Senepol is a breed recently introduced to our country with a low number of specimens and even less breeding males, therefore a few numbers of alleles per locus are expected in this breed, concordant with our findings that showed a low average number of both alleles and private alleles (species - specific), in addition to the highest heterozygote deficit (Table 3). Similar results were found in Hartón del Valle breed, which is a Colombian native breed, exclusive to the Valle del Cauca region and represented by a few specimens as well, beside of this fact, this breed has been subject of conservation programs tending to preserve it because its resistance to diseases and high productivity.

Brangus crossbreed, which has been obtained from crosses between Angus and Brahman breeds, exhibited high heterozygosity values, due to the fact that has its origin from two different breeds, increasing the chance that different alleles for each locus enhance the genetic variability in Brangus breed, this might explain why Brangus breed showed the lowest heterozygotes deficit (Table 3).

An interesting outcome was the overall defi cit of heterozygotes. For all the populations, the observed heterozygosity (Ho) was lesser than expected, when analyzed per population, as well as per locus (Tables 2 and 3). This might be related with an endogamy tendency in the different herds. Artificial insemination (Maudet et al., 2002) and embryo transfer techniques also influence genetically these results.

Most of the loci used in this study have been analyzed in previous studies with different breeds (Barrera et al., 2006a; Calvo et al., 2009; Hansen et al., 2002; Martínez et al., 2006; Maudet et al., 2002; Mommens et al., 1998; Radko et al., 2005). A deficit of heterozygotes only in the insemination bull population was reported by Maudet et al. (2002). In previous studies a deficit of heterozygotes was found in the Colombian native breeds Romosinuano and Hartón del Valle. (Barrera et al., 2006a), in the Colombian native breeds Romosinuano and BON (Calvo et al., 2009), A deficit of heterozygotes in Italian cattle breeds analyzed with another kind of microsatellite markers was reported by Ciampolini et al. (1995). All of these deficits have been attributed to the selection criteria for bulls chosen as sires in crossbreeding programs.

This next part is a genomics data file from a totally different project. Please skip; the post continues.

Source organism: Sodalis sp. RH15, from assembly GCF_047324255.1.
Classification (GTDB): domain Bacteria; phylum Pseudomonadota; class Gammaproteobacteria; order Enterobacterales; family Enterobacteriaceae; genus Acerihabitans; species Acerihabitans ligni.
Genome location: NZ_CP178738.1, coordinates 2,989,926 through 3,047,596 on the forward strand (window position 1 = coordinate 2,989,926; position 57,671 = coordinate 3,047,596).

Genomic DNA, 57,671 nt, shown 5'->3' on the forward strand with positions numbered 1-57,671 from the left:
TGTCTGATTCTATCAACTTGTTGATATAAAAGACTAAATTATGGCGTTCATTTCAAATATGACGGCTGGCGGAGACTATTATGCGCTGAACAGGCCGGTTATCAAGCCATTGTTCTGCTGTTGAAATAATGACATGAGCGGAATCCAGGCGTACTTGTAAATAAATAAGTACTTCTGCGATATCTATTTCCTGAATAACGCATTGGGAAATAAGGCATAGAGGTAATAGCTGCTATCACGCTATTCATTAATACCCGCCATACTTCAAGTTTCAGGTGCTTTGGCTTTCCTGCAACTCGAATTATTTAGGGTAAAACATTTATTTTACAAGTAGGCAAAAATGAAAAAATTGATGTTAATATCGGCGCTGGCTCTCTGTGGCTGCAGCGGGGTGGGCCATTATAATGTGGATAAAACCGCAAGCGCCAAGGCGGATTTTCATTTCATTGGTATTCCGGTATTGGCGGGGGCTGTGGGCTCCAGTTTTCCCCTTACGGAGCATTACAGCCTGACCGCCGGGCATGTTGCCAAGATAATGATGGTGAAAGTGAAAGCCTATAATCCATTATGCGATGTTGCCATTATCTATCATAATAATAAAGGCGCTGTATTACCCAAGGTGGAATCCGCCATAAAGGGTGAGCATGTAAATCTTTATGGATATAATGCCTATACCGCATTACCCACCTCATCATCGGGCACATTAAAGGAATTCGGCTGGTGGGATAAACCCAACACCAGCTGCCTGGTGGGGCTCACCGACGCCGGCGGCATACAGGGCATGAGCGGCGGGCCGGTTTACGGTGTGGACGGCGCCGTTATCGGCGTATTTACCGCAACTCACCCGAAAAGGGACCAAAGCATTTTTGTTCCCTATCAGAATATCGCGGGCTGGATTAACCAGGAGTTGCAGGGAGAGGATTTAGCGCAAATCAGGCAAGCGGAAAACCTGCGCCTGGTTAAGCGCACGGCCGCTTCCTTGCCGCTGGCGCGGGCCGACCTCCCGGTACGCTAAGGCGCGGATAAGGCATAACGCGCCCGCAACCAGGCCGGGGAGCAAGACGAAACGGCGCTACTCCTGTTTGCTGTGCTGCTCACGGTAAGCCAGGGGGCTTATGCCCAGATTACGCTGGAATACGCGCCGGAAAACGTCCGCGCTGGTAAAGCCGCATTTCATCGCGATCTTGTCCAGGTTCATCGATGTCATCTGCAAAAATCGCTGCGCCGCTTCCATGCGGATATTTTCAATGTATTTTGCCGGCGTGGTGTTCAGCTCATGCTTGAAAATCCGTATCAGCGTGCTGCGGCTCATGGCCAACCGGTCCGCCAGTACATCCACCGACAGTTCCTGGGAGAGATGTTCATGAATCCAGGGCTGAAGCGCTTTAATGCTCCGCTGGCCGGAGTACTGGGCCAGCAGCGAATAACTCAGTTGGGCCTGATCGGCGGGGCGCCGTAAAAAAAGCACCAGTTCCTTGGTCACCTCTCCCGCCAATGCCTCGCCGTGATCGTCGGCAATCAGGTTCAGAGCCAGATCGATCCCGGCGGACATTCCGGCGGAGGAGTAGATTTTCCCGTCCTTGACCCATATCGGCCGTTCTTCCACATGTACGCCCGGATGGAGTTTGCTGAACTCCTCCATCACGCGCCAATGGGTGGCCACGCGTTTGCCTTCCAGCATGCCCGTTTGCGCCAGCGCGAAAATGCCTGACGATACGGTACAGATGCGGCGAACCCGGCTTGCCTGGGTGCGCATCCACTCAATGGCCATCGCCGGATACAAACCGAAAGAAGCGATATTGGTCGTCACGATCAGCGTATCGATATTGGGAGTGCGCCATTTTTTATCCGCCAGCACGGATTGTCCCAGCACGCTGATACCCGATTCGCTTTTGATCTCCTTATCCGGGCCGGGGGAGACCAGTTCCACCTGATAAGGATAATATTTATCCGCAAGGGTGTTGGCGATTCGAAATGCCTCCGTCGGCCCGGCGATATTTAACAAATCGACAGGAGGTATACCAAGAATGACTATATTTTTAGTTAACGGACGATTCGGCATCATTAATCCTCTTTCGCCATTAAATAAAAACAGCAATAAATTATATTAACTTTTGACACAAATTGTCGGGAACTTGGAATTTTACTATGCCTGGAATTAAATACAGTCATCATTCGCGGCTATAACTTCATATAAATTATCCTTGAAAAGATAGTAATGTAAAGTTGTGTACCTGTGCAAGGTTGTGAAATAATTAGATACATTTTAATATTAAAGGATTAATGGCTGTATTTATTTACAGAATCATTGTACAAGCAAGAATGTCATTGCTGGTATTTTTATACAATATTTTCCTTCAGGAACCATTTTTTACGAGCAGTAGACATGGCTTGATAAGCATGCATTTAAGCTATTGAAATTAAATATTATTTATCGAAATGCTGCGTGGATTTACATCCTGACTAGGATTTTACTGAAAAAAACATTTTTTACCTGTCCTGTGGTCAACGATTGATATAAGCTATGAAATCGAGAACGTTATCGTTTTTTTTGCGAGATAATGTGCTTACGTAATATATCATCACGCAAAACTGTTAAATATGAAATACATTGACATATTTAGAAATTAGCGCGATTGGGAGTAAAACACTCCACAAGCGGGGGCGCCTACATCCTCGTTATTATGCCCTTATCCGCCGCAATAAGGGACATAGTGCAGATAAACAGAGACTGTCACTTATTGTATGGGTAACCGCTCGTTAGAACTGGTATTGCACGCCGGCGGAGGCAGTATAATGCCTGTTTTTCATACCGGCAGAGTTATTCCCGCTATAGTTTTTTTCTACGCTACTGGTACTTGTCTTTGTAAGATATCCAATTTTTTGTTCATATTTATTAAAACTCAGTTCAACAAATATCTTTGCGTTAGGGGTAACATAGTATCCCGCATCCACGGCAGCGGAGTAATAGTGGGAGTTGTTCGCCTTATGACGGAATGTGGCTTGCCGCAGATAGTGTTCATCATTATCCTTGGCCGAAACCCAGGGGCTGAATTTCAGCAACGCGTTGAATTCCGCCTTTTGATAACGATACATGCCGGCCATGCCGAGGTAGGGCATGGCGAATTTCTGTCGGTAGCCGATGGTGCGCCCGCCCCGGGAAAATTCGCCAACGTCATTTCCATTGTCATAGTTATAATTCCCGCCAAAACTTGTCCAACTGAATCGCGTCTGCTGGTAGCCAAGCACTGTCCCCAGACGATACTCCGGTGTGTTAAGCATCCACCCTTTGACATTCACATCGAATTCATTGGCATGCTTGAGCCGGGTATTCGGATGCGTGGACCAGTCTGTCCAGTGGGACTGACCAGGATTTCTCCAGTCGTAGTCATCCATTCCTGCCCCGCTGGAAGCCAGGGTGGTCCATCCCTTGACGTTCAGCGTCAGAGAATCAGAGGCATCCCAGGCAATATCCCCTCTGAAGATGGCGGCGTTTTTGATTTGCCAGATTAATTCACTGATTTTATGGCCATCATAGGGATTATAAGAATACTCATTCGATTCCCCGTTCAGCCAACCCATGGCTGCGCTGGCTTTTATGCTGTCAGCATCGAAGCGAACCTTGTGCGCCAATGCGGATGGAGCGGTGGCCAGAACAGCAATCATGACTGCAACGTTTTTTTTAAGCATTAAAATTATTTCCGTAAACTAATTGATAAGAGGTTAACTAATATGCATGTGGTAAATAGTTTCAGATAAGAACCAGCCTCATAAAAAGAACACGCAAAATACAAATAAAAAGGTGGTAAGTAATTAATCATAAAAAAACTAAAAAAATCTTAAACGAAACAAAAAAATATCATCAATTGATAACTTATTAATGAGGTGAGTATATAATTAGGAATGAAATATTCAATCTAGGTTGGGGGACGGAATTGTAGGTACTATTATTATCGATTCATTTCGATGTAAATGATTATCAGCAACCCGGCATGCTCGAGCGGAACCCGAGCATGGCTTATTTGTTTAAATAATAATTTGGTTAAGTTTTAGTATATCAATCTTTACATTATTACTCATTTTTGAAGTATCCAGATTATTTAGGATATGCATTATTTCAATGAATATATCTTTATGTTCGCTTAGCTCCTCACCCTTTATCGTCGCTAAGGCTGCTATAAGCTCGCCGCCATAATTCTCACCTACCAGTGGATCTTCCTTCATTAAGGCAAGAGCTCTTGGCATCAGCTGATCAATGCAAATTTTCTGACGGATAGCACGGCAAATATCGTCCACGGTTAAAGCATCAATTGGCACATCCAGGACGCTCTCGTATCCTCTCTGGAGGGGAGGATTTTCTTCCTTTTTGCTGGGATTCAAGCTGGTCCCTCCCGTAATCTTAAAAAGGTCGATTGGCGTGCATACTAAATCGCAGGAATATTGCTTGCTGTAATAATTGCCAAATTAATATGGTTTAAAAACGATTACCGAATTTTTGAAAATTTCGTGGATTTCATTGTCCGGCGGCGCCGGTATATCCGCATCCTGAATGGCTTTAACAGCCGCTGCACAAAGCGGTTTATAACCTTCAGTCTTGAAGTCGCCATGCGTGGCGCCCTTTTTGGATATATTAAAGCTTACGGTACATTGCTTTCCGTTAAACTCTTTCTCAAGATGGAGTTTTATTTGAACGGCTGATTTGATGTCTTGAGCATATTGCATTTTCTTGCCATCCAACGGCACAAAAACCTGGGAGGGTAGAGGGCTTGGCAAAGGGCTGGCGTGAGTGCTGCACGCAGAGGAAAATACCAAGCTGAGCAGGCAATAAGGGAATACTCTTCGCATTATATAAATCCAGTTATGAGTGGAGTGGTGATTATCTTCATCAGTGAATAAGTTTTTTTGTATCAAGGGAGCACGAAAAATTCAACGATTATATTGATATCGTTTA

Table 4 shows the PIC values indicating the discriminatory value of each locus; values higher than 0.5 can be considered as highly discriminatory, what means that all of them allow us to value genetic diversity within and among each population. INRA37 marker for Senepol breed presented the highest PIC value and INRA32 for Angus breed presented the lowest one with 0.537.

The results of combined EP indicate that microsatellites panel must be increased for Hartón del Valle breed to a reliability minimum value of 0.9999, since its total value was 0.9997. The EP for the remaining breeds is 0.9999 and thus, this microsatellite panel could be useful to solve filiation cases (Martinez et al., 2005). Hence that the appropriate microsatellite panel for these cattle breeds parentage testing could not be adequate for other cattle breeds or vice versa; the research group considered necessary to establish a set of highly informative markers according to each breed to be evaluated.

Although some private breed alleles were found, its frequency was relatively low, except for allele 132 in Angus breed. Therefore, the possibility of using alleles for characterizing a breed would be, in principle, improbable; however, Hanotte et al. (2000) quoted by Hansen et al. (2002), has shown that it is possible to characterize a breed with relative accuracy in studies involving several cattle breeds. Steigleder et al. (2004) report the 161 allele for the ETH225 marker in the Brazilian native breed as a private allele. Further studies based on analysis involving more microsatellites or increasing the number of specimen are required in order to improve the analysis.

In conclusion, the results obtained with these microsatellites show considerable genetic diversity among the analyzed breads present in Colombia. Furthermore, microsatellites are a powerful tool for genealogy controlling. They also allow to control or organize mating systems in order to preserve their high genetic variability, and reinforce their environmental adaptation to the tropics as well as to solve filiation’s cases. The combined power of exclusion for those markers exceeding 0.9999, for most of the analyzed breeds, highly suggests that this panel of markers could be theoretically considered as greatly useful for parentage verification of the analyzed cattle breeds.

 

Acknowledgements

We would like to thank to CODI, University of Antioquia for supporting our 2006 project Genetic Characterization of the Cattle Breeds Using Ten Microsatellite Markers. We are also grateful to Centro Internacional de Biotecnología y Reproducción Cibre, Custodiar S.A, Hacienda Sanjonhondo and Corporación Antioquia Holstein.